UAF to Launch Satellite Into Final Frontier

By Kelsey Gobroski

Sun Star Contributor

The UAF Space Systems Engineering Program (SSEP) is assembling a team and a satellite while waiting for confirmation about when, where, and whether they can send the satellite into low-earth orbit. Through the CubeSat Launch Initiative, NASA offered a small amount of rocket space to 12 educational institutions for short-term research satellites. The Alaska Space Grant Program, a state-wide NASA-funded organization, is providing the resources for the Alaska Research CubeSat (ARC). SSEP is providing the team, which is still recruiting.

The program held a pizza party information session Sept.14 in the Duckering building. The team is looking for specialists with knowledge of subjects ranging from physics to math to videography, said Gregg Christopher, team leader and computer programmer. At the beginning of the party, the attendees overflowed into the hallway. Once the pizza disappeared, the crowd thinned considerably. The remaining students, about 15, stayed to discuss ARC’s design.

Amber Smolnik was one of the students who stayed. Pursuing a major in electrical engineering, she learned about the project from her advisor. The project captured her interest in space.

“Yeah, I’ll be back,” she said. “It sounds pretty cool.”

The mission begins with a list of limitations: each CubeSat must be at most four inches long, weigh no more than 2.2 pounds, and have some sort of mission, according to NASA’s CubeSat website. Before the launch, the team will need to run a prototype flight, said Wyatt Hurlbut, project manager. The Alaska Space Grant Program will need to secure additional funding to pay the $30,000 launch fee. This fee is much cheaper than other satellite launches, Alaska Space Grant Program director Denise Thorsen said.

Planning for the ARC began with Alex Arneson’s conceptual designs in the summer of 2009, Christopher said. In the fall of 2009, students further developed ARC in Space Systems Engineering, Hurlbut said. From that course and ARC’s predecessor, the Student Rocket Project, a core team formed. Hurlbut, Christopher, Scott Otterbacher, Jesse Frey, Sam Vanderwaal, and Dustin Olson lead the team. The core team consists of 12 other graduate students who focus on electrical and mechanical engineering, as well as communications and software.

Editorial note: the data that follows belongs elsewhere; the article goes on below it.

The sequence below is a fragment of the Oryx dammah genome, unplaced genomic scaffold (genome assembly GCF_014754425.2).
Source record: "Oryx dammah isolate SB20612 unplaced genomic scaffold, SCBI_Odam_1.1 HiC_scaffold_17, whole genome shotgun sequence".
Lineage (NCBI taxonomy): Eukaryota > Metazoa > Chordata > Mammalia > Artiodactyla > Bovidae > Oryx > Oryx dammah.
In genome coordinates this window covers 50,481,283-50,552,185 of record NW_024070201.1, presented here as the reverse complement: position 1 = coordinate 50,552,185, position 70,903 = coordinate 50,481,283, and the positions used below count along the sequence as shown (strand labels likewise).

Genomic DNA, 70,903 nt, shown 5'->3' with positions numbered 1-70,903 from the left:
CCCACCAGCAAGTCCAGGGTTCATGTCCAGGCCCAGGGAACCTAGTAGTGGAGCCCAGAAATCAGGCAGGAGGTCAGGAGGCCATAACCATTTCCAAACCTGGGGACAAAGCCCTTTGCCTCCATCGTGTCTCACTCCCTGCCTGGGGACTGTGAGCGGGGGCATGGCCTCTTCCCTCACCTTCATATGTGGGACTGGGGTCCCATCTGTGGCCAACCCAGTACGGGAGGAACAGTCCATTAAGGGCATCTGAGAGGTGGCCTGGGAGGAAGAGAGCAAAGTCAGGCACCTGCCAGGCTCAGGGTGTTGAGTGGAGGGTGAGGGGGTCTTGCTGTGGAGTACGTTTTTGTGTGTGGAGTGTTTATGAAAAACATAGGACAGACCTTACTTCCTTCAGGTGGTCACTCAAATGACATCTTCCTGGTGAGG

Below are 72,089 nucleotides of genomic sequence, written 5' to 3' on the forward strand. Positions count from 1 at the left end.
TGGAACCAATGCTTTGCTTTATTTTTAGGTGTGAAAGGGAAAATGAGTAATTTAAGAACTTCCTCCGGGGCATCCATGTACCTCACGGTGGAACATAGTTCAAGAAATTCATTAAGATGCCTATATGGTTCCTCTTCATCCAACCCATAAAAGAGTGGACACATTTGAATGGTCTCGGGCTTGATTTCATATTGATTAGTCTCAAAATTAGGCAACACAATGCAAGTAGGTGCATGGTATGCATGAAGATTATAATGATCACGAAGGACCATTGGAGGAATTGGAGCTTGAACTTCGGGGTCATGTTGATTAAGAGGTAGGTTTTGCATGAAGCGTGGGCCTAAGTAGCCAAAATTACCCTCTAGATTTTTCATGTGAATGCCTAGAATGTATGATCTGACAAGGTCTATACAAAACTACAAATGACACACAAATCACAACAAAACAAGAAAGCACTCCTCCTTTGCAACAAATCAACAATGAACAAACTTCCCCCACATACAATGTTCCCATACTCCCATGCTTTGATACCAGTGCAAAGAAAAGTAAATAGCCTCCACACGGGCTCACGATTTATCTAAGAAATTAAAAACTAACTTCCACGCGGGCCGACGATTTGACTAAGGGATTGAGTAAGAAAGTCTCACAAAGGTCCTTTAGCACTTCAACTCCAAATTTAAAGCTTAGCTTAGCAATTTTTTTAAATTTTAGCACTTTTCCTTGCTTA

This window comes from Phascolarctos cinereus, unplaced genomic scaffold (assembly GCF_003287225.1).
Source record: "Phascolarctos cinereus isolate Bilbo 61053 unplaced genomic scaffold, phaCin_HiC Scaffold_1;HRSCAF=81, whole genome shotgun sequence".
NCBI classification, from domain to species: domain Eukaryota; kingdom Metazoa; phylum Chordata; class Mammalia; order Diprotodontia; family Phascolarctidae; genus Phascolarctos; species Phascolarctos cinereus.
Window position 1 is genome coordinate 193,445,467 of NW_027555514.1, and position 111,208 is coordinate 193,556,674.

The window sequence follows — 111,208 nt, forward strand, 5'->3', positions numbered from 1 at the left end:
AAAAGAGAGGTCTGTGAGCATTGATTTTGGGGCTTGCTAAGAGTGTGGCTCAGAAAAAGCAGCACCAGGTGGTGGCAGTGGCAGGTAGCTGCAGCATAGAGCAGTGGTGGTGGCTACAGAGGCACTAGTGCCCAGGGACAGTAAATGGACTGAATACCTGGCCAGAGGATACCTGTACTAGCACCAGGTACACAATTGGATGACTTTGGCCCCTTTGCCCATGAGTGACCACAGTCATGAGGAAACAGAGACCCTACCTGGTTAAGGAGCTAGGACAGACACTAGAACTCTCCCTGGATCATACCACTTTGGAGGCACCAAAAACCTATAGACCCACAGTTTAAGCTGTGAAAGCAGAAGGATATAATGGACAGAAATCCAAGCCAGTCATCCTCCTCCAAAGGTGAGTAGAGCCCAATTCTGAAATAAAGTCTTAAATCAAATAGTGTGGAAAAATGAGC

SSEP has been to workshops in California and Juneau to explain their design. They designed the satellite out of commercial hardware, but in the future they would be willing to partner with hardware developers on campus, said Thorsen. They designed the system to withstand launch pressures that more expensive satellites would not experience in the “first class” nozzle, she said. For ARC, economy class means a bumpier ride.

The CubeSats must also fulfill missions. ARC will have one educational and three scientific mission objectives.

The educational objective is based around the mentorship structure of the team. The graduate members develop overall system communication. The newer members will handle the smaller pieces of the satellite, which will train them for more missions, Thorsen said.

The science objectives are research problems solved through three key components. The Launch Environment Data Logger records temperature and vibration in orbit, Hurlbut said. The team also plans to use an Imaging System to study ice and snow cover in the Arctic, Thorsen said.

Finally, there’s the Attitude Determination and Control System. The ARC orients itself with a magnetometer, similar to a compass, before using torque against the Earth’s magnetic field to stay spinning in a direction that points the camera towards Earth, Hurlbut said. To test how this fares in space, the team built a Helmholtz Cage last spring. The cage is able to remove the Earth’s magnetic field and simulate conditions in-orbit, Hurlbut said.

While the satellite is in orbit, it will be communicating with two ground stations. If NASA follows SSEP’s proposal, the ARC will naturally fall out of orbit within six months to a year. Right now, the team doesn’t know when, where, or how high the ARC will launch. They’re shooting for a December 2012 launch.

“None of that has been agreed yet, so we just don’t know,” Thorsen said.

After ground station costs and about three test builds of the satellite, the project will cost $40,000 — not including the $30,000 launch fee, Thorsen said. The Alaska Aerospace Corporation donated $20,000, which NASA will match. They cut costs with volunteers, and much of the paid work is through other program grants.

SSEP is using the mission to qualify for more opportunities, Thorsen said. The team can apply for more funding from NSF and NASA if they prove that they can complete this project. Finishing a mission is a milestone that opens a lot of possibilities for teams such as SSEP.

“This satellite, really, is our entrance into that world,” Thorsen said.


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